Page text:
TABLE 2 Distribution of membrane testosterone positive cells in different categories of lymphocytes. T cells were assayed by the assay of CD3 marker, B by the expression of CD19, and NK cells by the expression of CD56 lymphocyte antigen. Coexpression of the above marker (marked by a PE-labeled monoclonal anti-body) with testosterone-BSA-FITC was used for the detection of the testosterone positive subset of cells. T B NK % of total 76 14 9.7 Lymphocytes Testosterone + 18 4.25 3.4 % Testo + in 23 30 34 category

As shown, B-lymphocytes and NK cells express preferentially the testosterone receptor., as compared to T-lymphocytes. In addition, further analysis of T-cells, showed an equal distribution in CD4 and CD8 positive lymphocytes.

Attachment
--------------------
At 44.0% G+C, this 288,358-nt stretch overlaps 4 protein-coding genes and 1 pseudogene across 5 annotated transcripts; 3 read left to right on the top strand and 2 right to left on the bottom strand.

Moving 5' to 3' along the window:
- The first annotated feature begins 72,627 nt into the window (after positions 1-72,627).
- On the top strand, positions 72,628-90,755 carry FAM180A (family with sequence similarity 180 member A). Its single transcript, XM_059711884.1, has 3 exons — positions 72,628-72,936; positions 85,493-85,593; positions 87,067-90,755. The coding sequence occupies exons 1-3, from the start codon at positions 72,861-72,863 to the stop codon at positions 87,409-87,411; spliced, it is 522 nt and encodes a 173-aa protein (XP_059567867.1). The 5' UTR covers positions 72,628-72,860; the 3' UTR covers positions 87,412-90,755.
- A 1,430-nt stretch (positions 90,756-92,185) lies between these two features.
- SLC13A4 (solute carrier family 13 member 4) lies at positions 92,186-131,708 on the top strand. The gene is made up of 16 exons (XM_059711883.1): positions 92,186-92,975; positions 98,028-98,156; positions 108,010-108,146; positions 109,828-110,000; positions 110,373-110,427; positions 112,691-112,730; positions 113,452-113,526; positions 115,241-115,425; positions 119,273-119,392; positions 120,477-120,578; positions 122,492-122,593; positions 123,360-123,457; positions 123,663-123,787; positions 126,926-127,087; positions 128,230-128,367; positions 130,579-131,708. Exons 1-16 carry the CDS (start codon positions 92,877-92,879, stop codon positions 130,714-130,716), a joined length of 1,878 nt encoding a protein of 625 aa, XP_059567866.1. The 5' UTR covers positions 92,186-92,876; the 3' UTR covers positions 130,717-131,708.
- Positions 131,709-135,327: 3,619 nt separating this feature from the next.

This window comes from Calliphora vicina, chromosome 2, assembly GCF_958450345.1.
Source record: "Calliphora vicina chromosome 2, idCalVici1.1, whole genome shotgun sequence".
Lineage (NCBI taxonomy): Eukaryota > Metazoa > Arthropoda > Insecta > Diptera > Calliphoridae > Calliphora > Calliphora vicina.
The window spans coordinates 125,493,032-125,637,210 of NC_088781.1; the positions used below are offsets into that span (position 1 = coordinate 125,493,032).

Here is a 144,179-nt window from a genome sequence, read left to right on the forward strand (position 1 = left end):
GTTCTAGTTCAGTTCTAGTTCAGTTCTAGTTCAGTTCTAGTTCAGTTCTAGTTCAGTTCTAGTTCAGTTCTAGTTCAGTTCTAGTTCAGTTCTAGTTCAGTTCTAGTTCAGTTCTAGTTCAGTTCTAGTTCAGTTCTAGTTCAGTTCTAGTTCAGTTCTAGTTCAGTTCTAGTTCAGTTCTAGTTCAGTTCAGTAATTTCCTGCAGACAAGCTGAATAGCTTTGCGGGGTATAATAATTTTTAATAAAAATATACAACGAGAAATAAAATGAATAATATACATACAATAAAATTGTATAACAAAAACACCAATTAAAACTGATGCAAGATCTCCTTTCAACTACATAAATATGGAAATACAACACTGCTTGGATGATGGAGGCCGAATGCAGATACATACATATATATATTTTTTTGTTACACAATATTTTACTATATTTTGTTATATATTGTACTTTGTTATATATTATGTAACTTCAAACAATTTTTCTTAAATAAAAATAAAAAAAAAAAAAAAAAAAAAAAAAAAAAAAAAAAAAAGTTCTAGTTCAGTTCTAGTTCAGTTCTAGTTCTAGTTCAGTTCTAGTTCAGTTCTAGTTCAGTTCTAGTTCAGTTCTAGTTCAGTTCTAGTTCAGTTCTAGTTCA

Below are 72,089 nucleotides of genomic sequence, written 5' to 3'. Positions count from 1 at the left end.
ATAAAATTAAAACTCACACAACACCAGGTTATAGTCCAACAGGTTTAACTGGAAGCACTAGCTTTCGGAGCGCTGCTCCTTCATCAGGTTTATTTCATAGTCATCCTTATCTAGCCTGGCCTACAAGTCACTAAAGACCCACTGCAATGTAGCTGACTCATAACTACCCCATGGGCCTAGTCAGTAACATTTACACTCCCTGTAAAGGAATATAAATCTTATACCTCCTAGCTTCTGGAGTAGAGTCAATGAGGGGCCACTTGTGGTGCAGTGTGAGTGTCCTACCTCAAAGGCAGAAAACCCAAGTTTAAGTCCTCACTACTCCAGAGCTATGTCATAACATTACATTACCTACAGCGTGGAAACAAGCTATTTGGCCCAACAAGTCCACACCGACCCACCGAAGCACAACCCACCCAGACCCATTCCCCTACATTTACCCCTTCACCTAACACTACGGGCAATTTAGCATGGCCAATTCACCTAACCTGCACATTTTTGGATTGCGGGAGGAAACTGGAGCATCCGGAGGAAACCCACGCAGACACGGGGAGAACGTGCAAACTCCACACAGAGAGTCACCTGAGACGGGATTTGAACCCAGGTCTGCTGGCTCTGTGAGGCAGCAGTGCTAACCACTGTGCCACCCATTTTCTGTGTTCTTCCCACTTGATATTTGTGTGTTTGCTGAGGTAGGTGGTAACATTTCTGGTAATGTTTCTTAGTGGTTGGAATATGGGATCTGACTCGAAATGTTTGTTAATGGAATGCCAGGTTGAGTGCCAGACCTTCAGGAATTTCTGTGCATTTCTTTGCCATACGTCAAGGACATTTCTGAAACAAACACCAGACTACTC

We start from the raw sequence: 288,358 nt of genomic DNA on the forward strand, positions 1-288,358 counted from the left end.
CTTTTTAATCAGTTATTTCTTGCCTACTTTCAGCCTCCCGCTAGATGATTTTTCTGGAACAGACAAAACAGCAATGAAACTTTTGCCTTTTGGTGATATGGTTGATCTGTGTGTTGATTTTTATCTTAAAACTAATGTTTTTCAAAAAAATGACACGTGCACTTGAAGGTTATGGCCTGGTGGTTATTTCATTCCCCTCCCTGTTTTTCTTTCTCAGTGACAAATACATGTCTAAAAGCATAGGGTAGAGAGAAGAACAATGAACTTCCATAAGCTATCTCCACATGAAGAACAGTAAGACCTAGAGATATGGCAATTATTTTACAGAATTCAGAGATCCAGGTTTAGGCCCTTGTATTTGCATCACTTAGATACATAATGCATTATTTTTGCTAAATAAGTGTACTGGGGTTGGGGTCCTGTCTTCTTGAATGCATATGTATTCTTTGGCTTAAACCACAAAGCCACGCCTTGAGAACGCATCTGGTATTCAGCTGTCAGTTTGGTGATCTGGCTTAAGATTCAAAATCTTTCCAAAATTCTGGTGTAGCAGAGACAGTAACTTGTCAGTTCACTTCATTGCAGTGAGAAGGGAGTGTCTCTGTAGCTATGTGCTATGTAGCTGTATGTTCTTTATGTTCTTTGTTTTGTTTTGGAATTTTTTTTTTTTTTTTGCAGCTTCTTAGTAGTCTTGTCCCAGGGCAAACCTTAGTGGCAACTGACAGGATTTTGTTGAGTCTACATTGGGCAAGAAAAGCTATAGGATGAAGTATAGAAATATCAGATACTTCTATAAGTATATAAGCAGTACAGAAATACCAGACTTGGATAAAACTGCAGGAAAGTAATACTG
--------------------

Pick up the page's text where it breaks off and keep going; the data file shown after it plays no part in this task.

In four cases of malignancies, the distribution of testosterone membrane receptor is shown in Table 3.

TABLE 3 Detection of membrane testosterone binding in four cases of hematological malignancies. The mean of the normal controls is given for comparison. Lymphocytes Monocytes Polymorphonuclear Diagnosis % % Testo+ % % Testo+ % % Testo+ ALL remission 19 24 8 25 73 19 ALL 81 16 1 25 18 14 AML Remission 32 24 10 35 58 27 Malignant 70 19 7 34 23 16 Lymphoma Normal 36 25 8 28 57 21

As shown, membrane testosterone binding was found decreased in lymphocytes in ALL, while it returns to the levels of normal controls in remission. In contrast, in malignant lymphma and AML, increased testosterone membrane binding is found in monocytes, while in ALL and the case of lymphoma studied, polymorphonuclear membrane testosterone receptors are found to be decreased.

In Table 4, it is presented the distribution of testosterone receptors in different subclasses of lymphocytes. As shown, membrane testosterone receptors are equally low in all three subsets of lymphocytes, in the case of ALL, returning to normal values after remission. The same result is also found in the case of AML.